While I think Williams is great, I’m obviously partial to the Pacino-heavy first half, the one where he’s calling the shots and making the moves. I was watching this while organizing my classroom today, and I realized I was talking to myself in Pacino’s voice after a while: “Oh, this goes over there? Okay!” “Hey, woah, come back here, desk chair!” “Three! Copies! Of this book! Are! MISSING!”
I think a lot of the police procedural stuff was, as you said, handled with more realism and weight than in most cop movies. I think The Wire taught me to appreciate the deliberate pace and moral shakiness of the work, and Insomnia handles it in a similarly elegant way. I also love how much the characters learn from newspaper headlines! We need to bring more of that back. As for favorite sequences, I think the midpoint chase and Dormer’s return to Finch’s home was both wonderful character work and some of the best and most coherent action Nolan has produced in his career.
Have you seen the original film? I haven’t, but I’m considering it after this rewatch. Also, what are your thoughts on how the insomnia motif plays into the greater scheme of things? Did you find it distracting or overwrought in any way? I thought it was handled very well.
Adam: I haven’t. I was in high school when it came out in 1997, so that wasn’t going to happen (I’ve expanded my horizons since to indie foreign cinema). I’m sort of glad I went into the Nolan remake fresh without having the original in the back of my mind. I heard the Norwegian Insomnia is darker than the American version. I’d like to say I’ll watch it as a curiosity, but who knows? If I’m in the mood for Insomnia it’s hard to beat a film with this cast. I’d be curious if any of our readers have seen both and can compare the two in terms of their overall preference. Leave a comment if you have a take!
I like the insomnia motifs because they feel organic and jetlag is a real bastard. The scenes such as when there’s a sudden cut and we see Pacino almost hit someone in the street with his car are good filmmaking choices to show he’s not as alert and he should be. I only found it distracting when Swank and Pacino trade the dialogue about how you can’t sleep because you want to crack the case (if you have nothing to hide) or you can’t sleep because you have a guilty conscience (if you did something wrong). Considering we know Pacino is suffering from lack of sleep and why he’s that way, it seems like unnecessary shading. But whatever, it’s like 30 seconds in an otherwise very good movie. BTW, I agree that I prefer the first half of this movie to the second (they’re both good). I like the interpersonal tension between Pacino and Donovan so much that I want more of it.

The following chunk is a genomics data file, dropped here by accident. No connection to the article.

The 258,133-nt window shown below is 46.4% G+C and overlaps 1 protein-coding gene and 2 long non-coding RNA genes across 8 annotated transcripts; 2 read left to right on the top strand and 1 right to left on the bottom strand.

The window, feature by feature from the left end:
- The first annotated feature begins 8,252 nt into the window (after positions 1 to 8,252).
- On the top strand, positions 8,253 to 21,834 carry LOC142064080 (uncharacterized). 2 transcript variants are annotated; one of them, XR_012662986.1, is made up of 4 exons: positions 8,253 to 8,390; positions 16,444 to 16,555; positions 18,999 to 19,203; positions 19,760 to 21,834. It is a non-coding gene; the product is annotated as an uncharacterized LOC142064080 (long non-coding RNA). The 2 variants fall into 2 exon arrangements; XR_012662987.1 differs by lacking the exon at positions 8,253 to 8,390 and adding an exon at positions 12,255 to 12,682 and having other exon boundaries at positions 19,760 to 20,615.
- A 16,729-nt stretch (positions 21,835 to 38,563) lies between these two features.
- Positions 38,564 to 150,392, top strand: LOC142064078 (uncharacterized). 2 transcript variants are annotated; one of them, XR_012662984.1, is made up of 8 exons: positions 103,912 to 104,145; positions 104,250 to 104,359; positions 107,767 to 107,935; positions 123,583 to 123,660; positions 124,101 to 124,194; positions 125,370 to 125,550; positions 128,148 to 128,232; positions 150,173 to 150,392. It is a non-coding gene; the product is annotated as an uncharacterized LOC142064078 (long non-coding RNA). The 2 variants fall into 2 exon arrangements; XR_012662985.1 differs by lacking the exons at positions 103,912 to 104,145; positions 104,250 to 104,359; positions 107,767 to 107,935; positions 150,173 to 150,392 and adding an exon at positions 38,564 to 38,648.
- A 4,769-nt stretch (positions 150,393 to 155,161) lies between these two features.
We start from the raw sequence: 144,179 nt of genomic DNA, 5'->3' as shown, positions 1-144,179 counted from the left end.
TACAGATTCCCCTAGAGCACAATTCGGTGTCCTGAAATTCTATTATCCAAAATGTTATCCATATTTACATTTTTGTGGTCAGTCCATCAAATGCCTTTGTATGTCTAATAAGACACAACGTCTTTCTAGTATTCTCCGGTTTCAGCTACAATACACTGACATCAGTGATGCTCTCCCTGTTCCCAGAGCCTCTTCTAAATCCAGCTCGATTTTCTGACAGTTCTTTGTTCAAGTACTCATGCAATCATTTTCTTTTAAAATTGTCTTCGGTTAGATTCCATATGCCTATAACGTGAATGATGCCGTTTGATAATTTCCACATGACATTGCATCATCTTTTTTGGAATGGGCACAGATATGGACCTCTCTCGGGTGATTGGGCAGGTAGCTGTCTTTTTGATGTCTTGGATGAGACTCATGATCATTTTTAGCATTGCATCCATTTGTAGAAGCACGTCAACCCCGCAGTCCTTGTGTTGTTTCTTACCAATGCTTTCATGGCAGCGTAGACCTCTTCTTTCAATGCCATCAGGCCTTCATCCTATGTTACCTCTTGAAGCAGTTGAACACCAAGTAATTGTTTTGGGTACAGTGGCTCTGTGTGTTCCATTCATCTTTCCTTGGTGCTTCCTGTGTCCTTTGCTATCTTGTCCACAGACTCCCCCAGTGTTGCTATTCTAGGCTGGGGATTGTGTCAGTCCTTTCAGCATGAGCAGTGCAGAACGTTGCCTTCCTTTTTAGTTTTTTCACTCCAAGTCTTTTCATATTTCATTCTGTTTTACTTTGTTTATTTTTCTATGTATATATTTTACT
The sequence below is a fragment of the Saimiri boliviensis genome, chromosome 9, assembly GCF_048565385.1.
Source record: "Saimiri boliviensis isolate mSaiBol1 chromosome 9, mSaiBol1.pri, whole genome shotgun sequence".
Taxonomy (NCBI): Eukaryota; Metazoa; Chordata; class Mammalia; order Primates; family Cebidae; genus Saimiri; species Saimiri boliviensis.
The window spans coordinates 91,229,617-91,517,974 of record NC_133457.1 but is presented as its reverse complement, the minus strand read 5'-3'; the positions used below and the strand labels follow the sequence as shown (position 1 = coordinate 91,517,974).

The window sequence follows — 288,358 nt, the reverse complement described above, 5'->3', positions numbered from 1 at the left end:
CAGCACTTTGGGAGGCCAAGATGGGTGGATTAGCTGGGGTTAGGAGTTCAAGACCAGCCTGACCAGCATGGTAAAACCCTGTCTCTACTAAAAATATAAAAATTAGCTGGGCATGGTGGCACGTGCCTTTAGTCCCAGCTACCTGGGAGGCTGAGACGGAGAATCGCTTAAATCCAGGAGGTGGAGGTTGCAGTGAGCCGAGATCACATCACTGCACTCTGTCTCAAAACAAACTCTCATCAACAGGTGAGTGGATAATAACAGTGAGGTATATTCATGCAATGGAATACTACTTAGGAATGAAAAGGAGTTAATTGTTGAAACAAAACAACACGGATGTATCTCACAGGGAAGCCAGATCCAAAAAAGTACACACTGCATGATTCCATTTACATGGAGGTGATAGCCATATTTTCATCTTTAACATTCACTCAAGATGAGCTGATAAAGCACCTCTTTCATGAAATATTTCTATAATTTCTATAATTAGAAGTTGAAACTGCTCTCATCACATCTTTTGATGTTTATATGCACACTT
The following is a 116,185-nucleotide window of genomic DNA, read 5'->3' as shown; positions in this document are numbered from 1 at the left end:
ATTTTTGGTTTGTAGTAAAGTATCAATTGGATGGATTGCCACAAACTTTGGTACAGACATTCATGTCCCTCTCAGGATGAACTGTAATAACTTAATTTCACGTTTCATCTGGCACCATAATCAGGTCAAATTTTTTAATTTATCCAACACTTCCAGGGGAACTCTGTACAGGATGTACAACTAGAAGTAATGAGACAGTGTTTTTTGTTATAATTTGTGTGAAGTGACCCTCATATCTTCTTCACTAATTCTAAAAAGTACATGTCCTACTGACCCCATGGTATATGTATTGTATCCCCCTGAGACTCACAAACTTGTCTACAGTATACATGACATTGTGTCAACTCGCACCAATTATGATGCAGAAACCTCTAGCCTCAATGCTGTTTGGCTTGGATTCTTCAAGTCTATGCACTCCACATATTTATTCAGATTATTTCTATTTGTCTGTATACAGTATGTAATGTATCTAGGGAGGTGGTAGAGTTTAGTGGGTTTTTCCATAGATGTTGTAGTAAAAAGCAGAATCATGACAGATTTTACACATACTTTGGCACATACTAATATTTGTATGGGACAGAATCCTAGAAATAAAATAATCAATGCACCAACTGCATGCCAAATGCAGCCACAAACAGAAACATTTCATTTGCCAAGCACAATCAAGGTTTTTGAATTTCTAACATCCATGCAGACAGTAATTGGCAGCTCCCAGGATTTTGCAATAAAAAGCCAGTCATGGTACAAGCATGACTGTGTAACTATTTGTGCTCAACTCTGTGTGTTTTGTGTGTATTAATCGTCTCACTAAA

Want to hear an Al Pacino story I heard at Flashback Weekend from Katharine Isabelle about working with him?
Rob: Do you even have to ask? I’ll just quickly agree with you on the insomnia stuff and mention how much I appreciated that it was a background layer rather than an obnoxious plot mechanic. It’s a great example of how a story can incorporate a theme without the theme becoming the story.
Adam: Yes! I love how this movie always has two or three things happening at once.
Rob: Okay. Hit me with the Al story.
Adam: I was hoping to find a clip of it on YouTube, but no luck. So, it was a panel for Freddy vs. Jason and Katherine Isabelle (who plays the victim’s best friend in Insomnia) was one of the guests. One of the audience members asked her in the Q&A what Al Pacino was like to work with and she said this (from what I remember):
1. He was basically separated from everyone on set because he’s a legend.
2. They had to commute to the location where they were shooting a scene and drove together in the same car. She asked him after some silence what his children’s names were (Pacino and Beverly D’Angelo had just had twins at that point). He didn’t answer for a second and when he did he just said, “Al and Al.” Katharine Isabelle took this as a hint to not interact with Pacino. Then he turned around like a minute later and said, “I’M JUST FUCKIN’ WITH YOU! Want to see some pictures?”
3. At one point, Pacino asked Isabelle if she played poker. She didn’t really but did not want to say that to Pacino, so she lied and said yes. He told her to come to a room in the hotel for a friendly game. She said when she got there it was all movie stars, producers, business magnates, all who had suitcases full of chips and that she got cleaned out quickly.
Rob: I hope Isabelle dines out on that story for the rest of her life. Could you imagine trying to read Al’s moves across a poker table? “You got any THREES? I’m just fucking around. This is poker! GO FISH!”
Adam: When he folds he just goes limp and says, “Let me sleeeeep.” What are we reviewing next week?
Rob: Let’s swing for the fences with my all-time favorite baseball movie, A League of Their Own.
Adam: (Buffalo Bill voice) Would you trade me to Racine? I’d trade me to Racine? Until next time…
Rob: These seats are reserved.